Bill of the Week: Post-Bust Syndrome
Watson would plug holes in Downtown bar biz
By Michael King, 10:30AM, Sat. Feb. 23
The Texas Alcoholic Beverage Commission is – unsurprisingly – a very sober bunch, not much given to licensing exceptions. Austin Sen. Kirk Watson's SB 409 would allow them to make one, specifically when their by-the-book procedures are bar-blocking Downtown bidness.
At issue is the now-legendary 2012 bust/closing of nine clubs in the Great Club Cocaine Scandal, or as Richard Whittaker had it, "The Yassine Sixth Street Noir" (May 18, 2012). Hussein Ali "Mike" Yassine was convicted of money-laundering (amidst a myriad of other charges) and was awaiting sentencing, but he still nominally held the liquor licenses on the nine venues, as the TABC slow-rolled its ponderous wheels in getting those formally lifted.
As a result, nine prime Downtown locations were going begging (so to speak) for new owners who couldn't timely hope to get new licenses while the TABC claimed state prevented it from granting them as long as Yassine held tight.
Enter Watson's SB 409, which would authorize the agency to issue new permits while the termination action was pending, provided standard conditions had been met and the current holder had been "evicted from the premises under a final, nonappealable court judgment." As Watson put it on his web site, "This situation demonstrated the need for common sense reforms to protect law-abiding business and property owners from being impeded by regulations that were triggered by the illegal acts of others. S.B. 409 will achieve that by cutting down on red tape and correcting this situation in which common sense dictates one thing and the statute says something else. State agencies should have the discretion to accommodate a qualified, lawful businesses, and S.B. 409 would give it to them."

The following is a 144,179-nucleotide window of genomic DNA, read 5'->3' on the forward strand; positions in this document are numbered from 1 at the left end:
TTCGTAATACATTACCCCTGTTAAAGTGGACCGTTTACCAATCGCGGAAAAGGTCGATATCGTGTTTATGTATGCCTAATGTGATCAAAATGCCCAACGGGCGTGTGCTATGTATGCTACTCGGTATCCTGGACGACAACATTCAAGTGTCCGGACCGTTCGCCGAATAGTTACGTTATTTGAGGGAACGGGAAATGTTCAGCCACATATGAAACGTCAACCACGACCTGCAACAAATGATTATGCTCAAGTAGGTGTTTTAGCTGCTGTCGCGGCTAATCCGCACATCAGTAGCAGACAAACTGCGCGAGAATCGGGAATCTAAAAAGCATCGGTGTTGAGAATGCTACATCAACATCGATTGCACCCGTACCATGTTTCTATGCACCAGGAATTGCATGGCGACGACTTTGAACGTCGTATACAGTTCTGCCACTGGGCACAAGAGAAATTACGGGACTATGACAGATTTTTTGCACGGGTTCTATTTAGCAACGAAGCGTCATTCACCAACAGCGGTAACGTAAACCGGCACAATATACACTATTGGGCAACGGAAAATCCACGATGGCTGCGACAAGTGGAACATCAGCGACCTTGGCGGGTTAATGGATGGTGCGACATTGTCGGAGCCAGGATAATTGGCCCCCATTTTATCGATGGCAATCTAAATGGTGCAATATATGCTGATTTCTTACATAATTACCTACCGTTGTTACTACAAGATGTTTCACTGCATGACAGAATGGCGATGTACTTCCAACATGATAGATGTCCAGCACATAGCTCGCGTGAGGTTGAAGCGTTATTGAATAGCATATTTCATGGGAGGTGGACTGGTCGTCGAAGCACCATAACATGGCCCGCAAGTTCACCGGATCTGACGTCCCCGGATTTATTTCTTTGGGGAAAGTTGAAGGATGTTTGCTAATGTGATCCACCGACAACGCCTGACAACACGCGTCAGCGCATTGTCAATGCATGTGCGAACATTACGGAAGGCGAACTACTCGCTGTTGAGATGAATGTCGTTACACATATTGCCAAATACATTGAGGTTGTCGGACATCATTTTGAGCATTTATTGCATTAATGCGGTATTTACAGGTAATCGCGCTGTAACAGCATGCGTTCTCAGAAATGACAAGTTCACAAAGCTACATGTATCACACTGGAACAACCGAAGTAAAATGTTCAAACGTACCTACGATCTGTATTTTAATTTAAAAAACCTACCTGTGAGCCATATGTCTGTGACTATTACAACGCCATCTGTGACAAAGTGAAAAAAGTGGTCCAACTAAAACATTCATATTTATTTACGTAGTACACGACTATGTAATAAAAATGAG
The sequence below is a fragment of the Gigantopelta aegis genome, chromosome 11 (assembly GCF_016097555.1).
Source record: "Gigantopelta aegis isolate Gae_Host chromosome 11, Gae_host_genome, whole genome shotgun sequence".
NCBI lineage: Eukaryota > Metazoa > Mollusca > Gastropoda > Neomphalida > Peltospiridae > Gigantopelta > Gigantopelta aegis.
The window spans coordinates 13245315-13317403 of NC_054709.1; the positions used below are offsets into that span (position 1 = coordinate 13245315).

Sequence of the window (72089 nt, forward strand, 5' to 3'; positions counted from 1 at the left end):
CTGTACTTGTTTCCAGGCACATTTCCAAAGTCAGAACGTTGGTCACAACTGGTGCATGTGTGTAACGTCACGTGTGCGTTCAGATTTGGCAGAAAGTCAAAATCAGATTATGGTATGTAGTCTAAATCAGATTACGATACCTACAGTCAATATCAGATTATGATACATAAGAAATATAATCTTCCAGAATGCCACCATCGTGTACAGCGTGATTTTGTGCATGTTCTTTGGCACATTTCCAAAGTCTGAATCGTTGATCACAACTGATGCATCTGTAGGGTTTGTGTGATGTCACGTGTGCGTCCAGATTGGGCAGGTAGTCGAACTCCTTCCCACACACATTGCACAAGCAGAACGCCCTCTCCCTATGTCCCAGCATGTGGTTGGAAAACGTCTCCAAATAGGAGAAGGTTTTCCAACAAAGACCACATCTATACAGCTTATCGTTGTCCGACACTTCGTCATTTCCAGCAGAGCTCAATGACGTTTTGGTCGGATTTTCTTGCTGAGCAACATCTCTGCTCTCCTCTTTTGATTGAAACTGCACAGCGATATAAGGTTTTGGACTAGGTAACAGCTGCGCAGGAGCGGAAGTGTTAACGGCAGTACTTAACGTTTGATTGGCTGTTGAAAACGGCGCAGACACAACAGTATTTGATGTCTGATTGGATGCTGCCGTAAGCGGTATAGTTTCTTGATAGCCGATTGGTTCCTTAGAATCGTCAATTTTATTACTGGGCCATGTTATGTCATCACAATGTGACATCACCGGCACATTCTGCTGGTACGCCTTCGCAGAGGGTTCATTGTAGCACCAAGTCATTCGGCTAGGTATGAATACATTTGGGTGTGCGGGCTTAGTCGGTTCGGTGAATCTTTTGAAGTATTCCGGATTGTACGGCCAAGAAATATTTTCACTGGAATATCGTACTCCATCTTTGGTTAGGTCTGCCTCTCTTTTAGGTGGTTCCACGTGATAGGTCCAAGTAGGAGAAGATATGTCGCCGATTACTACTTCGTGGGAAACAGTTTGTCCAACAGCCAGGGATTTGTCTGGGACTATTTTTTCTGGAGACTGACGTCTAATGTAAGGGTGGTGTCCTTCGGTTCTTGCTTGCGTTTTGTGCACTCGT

Since the bill (if passed) wouldn't take effect until Sept. 1, it's a little late to do much about Austin's specific Yassine Bar Vacuum. But since the Texas bar business is not renowned for legally squeaky-clean operations, it probably won't be long before the TABC can cite chapter and verse in issuing new licenses to successor owners of formerly disgraced venues.